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Unicorns, the holy grail, and the female libido pill

May 24th, 2010 · 4 Comments

This Washington Post article raises some interesting questions about the role of pharmaceuticals in sexuality:

FDA considers endorsement of drug that some call a Viagra for women
A German pharmaceutical giant wants to sell a drug with the decidedly unsexy name “flibanserin,” which has shown prowess for sparking a woman’s sexual desire by fiddling with her brain chemicals.

Some issues under discussion are the potential for abuse, the ability of a drug company to create diseases and then medicines to fix them, and the concern that waning sexual desire is a natural process that we should not interfere with.

Ack, really? You mean like wrinkles, arthritis, or dementia?

If it works, think of all those individuals who will be quietly humming and smiling as they go about their daily business, basking in the glow of renewed passion, closeness, and intimacy. We’ll be way too relaxed to worry about whether we have just allowed a pharmaceutical company to dictate to us what “normal” is and to sell us a medicine to make sure we meet their criteria.

Tags: general

4 responses so far ↓

  • 1 dandellion // May 24, 2010 at 4:01 pm

    Well, I will rant about this instead of just being happy that some pharmaceutical company comes deux ex machina to fix something that shouldn’t happen in the first place.

    Because, the need for that pill comes from centuries of systematic induction of guilt over the pleasure, especially in women. And like that crime both against each women that was affected by it and against our civilization and humanity, is not enough now somebody wants to make profit out of it.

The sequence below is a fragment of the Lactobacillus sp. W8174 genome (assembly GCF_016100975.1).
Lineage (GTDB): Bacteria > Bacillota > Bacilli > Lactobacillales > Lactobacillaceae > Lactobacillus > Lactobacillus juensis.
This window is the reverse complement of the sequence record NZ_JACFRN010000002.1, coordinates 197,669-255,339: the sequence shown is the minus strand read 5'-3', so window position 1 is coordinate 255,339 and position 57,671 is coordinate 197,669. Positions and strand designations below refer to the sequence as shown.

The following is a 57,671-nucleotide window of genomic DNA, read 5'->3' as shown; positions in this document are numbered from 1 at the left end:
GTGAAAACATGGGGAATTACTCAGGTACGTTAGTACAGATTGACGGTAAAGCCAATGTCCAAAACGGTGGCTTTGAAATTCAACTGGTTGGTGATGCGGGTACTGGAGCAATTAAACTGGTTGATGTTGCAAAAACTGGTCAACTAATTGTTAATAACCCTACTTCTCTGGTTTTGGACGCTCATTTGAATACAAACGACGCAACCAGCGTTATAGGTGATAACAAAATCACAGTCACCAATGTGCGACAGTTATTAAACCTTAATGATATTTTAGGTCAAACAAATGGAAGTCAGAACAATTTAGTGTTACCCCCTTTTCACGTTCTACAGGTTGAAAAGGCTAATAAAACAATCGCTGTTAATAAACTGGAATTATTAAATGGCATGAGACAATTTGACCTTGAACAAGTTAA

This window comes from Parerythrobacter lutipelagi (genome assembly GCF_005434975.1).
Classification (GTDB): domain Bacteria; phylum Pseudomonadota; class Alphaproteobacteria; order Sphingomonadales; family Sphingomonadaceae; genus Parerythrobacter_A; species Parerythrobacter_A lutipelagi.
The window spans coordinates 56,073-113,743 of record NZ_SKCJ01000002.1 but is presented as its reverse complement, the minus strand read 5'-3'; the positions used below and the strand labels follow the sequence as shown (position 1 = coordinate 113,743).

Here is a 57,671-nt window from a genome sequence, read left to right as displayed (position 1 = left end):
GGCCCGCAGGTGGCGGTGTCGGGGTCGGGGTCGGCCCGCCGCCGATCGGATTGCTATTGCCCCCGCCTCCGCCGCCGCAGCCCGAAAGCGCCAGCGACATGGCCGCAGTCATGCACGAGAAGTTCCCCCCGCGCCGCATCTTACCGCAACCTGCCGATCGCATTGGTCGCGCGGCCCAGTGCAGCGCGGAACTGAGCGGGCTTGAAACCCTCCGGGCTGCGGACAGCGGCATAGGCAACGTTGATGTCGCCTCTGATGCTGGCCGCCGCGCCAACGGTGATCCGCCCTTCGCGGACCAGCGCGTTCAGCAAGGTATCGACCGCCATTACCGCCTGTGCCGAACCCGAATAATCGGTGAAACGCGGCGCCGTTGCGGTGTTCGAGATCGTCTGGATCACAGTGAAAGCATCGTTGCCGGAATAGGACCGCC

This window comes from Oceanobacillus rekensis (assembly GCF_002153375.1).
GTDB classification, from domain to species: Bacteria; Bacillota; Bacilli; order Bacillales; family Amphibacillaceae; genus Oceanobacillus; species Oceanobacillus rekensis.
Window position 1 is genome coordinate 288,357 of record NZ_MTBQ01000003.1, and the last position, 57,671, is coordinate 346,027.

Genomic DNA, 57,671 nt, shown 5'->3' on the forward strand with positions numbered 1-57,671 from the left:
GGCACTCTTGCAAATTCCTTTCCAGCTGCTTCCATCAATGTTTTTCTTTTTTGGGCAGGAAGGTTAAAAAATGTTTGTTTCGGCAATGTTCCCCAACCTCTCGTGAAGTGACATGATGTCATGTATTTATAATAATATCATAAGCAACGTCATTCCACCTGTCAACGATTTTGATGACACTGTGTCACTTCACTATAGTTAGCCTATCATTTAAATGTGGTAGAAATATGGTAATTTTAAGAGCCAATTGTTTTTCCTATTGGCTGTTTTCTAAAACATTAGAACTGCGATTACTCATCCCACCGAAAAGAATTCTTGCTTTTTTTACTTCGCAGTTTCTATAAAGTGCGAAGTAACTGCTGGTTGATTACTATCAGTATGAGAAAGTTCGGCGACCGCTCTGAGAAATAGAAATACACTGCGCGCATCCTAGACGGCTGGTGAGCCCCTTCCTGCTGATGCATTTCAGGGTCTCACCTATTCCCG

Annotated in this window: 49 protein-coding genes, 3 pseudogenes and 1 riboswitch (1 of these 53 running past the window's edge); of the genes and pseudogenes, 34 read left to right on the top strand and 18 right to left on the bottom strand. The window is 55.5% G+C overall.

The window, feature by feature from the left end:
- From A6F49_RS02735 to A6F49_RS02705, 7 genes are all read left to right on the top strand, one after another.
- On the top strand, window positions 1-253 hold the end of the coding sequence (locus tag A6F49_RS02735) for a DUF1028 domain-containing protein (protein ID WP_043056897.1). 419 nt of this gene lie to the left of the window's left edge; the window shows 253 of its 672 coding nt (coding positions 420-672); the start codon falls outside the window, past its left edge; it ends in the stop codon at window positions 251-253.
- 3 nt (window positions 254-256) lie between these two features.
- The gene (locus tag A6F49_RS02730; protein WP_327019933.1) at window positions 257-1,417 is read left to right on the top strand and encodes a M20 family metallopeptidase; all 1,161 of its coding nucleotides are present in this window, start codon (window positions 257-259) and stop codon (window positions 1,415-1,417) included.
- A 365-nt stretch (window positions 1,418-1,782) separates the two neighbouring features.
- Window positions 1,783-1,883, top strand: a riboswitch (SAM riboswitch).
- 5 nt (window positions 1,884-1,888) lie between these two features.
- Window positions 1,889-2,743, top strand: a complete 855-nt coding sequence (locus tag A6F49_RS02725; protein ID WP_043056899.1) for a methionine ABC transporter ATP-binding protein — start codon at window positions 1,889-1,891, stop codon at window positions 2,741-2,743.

I’m not saying that women shouldn’t take the pill if they need it. But we should think if that pill is the symptom of our ill culture, education and attitude towards sexuality.

  • 2 regina lynn // May 24, 2010 at 5:12 pm

    Thank you for saying it so well. That’s exactly it. Centuries of shame and guilt, followed by a soothing “this is what you should be/this will make you normal” and a pill. /sigh

    And yeah, I do not begrudge any woman taking advantage of such a pill, if it does them good and doesn’t cause harmful side effects. I see potential in using something like this to combat the sex-dampening effects of other health issues (including parenting? ba dum pum pum).

    It’s also interesting to me that it’s for women — does it affect men the same way? Viagra works on women the same way it does on men: it sends blood to the appropriate places. Whether that is enough to get you in the mood depends on a lot of other factors, but at least the body parts get ready.

  • 3 Nobilis // Jun 4, 2010 at 7:09 pm

    “…the need for that pill comes from centuries of systematic induction of guilt over the pleasure, especially in women…”



  • 4 dandellion // Jun 7, 2010 at 8:23 am

    Would you care to elaborate?

    Oh, btw, I did a post about this, but trackbacks failed.